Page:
De Mistura indicated that the next round of the Vienna process will be “proximity talks” i.e. the participants will gather in separate spaces and De Mistura and his aides will shuttle between them trying to establish areas of agreement. This would make it possible for him to manage a dialogue with several participants – the Syrian regime and Riyadh opposition, and others.

But if de Mistura does not deliver what the Russians want they undoubtedly have a Plan B, based on the behaviour of the Syrian government during the 2013 Geneva conference – step up the killing in Syria to try and force the legitimate opposition into pulling out.

In any event, the counter enumerating the Syrian deaths sustained in order to keep Assad and his clique in power is likely to continue ticking up in the coming weeks and months.

The al-Waar Truce

On the Ground: the al-Waar Truce

Two weeks ago, on 1 December, a “truce” was agreed between the Syrian regime and the people of al-Waar (a large suburban district on the edge of Homs city). The last centre held by opposition forces in the Homs area, al-Waar once had a population of 300, 000 but today only about 75 000 remain. Many of al-Waar’s residents are evacuees from Homs Old Town who were allowed to leave that district under a previous agreement in May 2014. For the past 19 months the district has been under siege and bombardment by the Syrian regime, with the entry of both food and medical supplies severely curtailed.

The truce agreement is due to be implemented in three stages, the first of which began on 9 December. It seems that that its main provisions are:

1.A ceasefire (which presumably means that regime forces will cease their bombing, shelling and sniping at targets in the district; while opposition fighters will stop offensive operations against the Syrian army);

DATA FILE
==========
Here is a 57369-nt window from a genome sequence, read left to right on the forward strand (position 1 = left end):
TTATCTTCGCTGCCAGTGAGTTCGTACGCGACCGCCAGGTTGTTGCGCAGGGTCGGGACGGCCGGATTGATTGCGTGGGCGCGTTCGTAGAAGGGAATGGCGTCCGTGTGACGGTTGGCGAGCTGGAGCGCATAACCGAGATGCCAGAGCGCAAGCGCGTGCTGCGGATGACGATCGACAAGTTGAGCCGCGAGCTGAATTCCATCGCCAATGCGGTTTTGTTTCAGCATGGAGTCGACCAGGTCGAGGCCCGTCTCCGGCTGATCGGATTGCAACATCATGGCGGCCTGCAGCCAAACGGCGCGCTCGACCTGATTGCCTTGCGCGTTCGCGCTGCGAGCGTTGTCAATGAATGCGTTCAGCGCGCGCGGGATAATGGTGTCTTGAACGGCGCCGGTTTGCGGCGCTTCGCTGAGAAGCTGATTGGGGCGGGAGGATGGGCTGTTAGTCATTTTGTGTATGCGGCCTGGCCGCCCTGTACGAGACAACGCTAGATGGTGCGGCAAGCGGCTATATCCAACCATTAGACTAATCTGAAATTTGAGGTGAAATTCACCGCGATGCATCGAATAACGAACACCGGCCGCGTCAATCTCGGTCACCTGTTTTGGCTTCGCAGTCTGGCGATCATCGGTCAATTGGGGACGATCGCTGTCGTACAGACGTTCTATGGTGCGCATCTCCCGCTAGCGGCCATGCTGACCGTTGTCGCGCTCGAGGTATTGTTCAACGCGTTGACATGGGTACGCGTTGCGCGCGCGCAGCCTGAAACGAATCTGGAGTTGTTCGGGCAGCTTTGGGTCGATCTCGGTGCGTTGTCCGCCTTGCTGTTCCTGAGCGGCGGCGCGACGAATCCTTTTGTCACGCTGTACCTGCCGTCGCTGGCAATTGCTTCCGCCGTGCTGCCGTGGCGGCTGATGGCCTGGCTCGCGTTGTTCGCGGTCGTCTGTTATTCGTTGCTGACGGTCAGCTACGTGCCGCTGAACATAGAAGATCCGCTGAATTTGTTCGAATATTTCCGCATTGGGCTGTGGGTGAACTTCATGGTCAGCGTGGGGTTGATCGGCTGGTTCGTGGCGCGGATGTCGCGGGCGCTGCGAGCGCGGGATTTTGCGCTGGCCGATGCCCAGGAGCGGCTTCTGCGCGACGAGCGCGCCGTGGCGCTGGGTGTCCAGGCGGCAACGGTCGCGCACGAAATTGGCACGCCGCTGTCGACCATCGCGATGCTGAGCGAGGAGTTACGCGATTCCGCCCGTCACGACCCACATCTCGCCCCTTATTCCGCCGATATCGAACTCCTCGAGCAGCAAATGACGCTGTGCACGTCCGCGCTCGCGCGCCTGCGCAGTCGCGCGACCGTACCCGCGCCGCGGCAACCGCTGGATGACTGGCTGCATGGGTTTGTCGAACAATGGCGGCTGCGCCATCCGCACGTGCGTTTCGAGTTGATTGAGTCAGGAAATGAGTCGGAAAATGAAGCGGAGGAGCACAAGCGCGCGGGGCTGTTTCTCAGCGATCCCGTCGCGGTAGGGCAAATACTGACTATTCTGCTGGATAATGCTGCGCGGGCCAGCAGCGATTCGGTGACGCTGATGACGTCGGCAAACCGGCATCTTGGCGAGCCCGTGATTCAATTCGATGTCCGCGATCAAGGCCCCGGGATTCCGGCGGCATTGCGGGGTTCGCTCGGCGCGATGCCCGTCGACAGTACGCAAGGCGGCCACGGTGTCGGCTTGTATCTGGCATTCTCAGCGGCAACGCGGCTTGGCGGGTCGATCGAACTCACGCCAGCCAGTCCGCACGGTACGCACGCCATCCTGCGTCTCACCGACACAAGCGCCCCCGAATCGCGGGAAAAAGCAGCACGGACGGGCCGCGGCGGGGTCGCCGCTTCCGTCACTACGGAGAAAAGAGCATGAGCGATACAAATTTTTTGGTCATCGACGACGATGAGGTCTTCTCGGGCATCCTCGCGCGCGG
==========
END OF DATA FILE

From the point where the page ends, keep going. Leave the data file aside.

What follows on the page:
1. Opening of the main checkpoint leading into the town and admission of essential humanitarian aid ‑ food and medical supplies.
  2. The release of prisoners and detainees held by both sides.
  3. The evacuation of vulnerable people – children, the elderly and those in need of urgent medical treatment.

In order to facilitate the truce it was agreed that those fighters unwilling to accept its terms would be allowed to leave the city securely with their light (and some medium )weapons and travel  to opposition controlled areas in Idlib and Hama.  Fighters who are prepared to observe the truce can remain (at least for the time being) with their weapons.

It’s clear that the UN was heavily involved in mediating and implementing this agreement. It was overseen by the UN Humanitarian Coordinator for Syria, Yacoub El-Hillo, and  a senior aide of UN Special envoy on Syria Stefan de Mistura (de Mistura himself appears to have been in the city a few days previously) and videos show dozens of white UN vehicles escorting Red Crescent lorries bringing humanitarian aid in and buses taking vulnerable civilians and some fighters out of the city.

The first step in the truce was taken on 6 December when a large aid convoy was allowed to enter the city as a “confidence building” measure). This was followed three days later by the formal commencement of the truce and departure of approximately 1000 people – 300 fighters , 400 family members, and a further 300 vulnerable evacuees.

“Al-Waar will retain its revolutionary character”

However the bulk of the district’s current population of 75 000 are remaining including some 3 – 5000 fighters, who retain their weapons. Local inhabitants are adamant that the fighters must stay in order to guarantee the security of this oppositional community. As one fighter told Syria Direct